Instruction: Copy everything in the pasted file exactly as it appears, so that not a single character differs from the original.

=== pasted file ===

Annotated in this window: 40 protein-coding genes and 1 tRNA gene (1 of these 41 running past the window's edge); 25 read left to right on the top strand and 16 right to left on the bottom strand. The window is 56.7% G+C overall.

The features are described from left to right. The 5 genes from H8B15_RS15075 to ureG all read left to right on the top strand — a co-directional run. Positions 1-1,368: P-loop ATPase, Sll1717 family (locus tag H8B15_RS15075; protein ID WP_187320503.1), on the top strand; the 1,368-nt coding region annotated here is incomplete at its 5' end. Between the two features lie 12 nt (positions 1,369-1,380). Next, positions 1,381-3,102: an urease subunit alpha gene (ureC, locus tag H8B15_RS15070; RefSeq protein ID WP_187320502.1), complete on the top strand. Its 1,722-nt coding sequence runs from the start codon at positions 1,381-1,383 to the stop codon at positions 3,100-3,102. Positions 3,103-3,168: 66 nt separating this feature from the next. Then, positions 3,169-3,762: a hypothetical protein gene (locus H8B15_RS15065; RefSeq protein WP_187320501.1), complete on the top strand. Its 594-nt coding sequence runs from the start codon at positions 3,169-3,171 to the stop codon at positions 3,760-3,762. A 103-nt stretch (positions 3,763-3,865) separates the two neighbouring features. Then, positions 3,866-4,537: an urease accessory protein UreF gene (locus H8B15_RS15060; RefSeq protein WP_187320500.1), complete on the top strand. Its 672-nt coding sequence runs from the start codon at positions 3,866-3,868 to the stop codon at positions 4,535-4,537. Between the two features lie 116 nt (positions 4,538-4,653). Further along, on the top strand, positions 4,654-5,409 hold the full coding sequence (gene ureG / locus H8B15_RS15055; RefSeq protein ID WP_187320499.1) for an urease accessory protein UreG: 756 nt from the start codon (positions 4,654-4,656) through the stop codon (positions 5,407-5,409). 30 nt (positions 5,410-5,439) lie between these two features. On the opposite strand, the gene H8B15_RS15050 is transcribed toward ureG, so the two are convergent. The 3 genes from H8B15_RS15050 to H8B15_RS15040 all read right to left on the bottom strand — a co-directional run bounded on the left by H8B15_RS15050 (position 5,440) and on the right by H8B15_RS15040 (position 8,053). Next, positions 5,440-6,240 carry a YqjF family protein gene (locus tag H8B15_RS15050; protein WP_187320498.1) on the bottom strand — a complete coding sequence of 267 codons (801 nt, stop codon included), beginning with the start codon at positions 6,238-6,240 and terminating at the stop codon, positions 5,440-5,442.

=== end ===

Annotated in this window: 40 protein-coding genes and 1 tRNA gene (1 of these 41 running past the window's edge); 25 read left to right on the top strand and 16 right to left on the bottom strand. The window is 56.7% G+C overall.

The features are described from left to right. The 5 genes from H8B15_RS15075 to ureG all read left to right on the top strand — a co-directional run. Positions 1-1,368: P-loop ATPase, Sll1717 family (locus tag H8B15_RS15075; protein ID WP_187320503.1), on the top strand; the 1,368-nt coding region annotated here is incomplete at its 5' end. Between the two features lie 12 nt (positions 1,369-1,380). Next, positions 1,381-3,102: an urease subunit alpha gene (ureC, locus tag H8B15_RS15070; RefSeq protein ID WP_187320502.1), complete on the top strand. Its 1,722-nt coding sequence runs from the start codon at positions 1,381-1,383 to the stop codon at positions 3,100-3,102. Positions 3,103-3,168: 66 nt separating this feature from the next. Then, positions 3,169-3,762: a hypothetical protein gene (locus H8B15_RS15065; RefSeq protein WP_187320501.1), complete on the top strand. Its 594-nt coding sequence runs from the start codon at positions 3,169-3,171 to the stop codon at positions 3,760-3,762. A 103-nt stretch (positions 3,763-3,865) separates the two neighbouring features. Then, positions 3,866-4,537: an urease accessory protein UreF gene (locus H8B15_RS15060; RefSeq protein WP_187320500.1), complete on the top strand. Its 672-nt coding sequence runs from the start codon at positions 3,866-3,868 to the stop codon at positions 4,535-4,537. Between the two features lie 116 nt (positions 4,538-4,653). Further along, on the top strand, positions 4,654-5,409 hold the full coding sequence (gene ureG / locus H8B15_RS15055; RefSeq protein ID WP_187320499.1) for an urease accessory protein UreG: 756 nt from the start codon (positions 4,654-4,656) through the stop codon (positions 5,407-5,409). 30 nt (positions 5,410-5,439) lie between these two features. On the opposite strand, the gene H8B15_RS15050 is transcribed toward ureG, so the two are convergent. The 3 genes from H8B15_RS15050 to H8B15_RS15040 all read right to left on the bottom strand — a co-directional run bounded on the left by H8B15_RS15050 (position 5,440) and on the right by H8B15_RS15040 (position 8,053). Next, positions 5,440-6,240 carry a YqjF family protein gene (locus tag H8B15_RS15050; protein WP_187320498.1) on the bottom strand — a complete coding sequence of 267 codons (801 nt, stop codon included), beginning with the start codon at positions 6,238-6,240 and terminating at the stop codon, positions 5,440-5,442.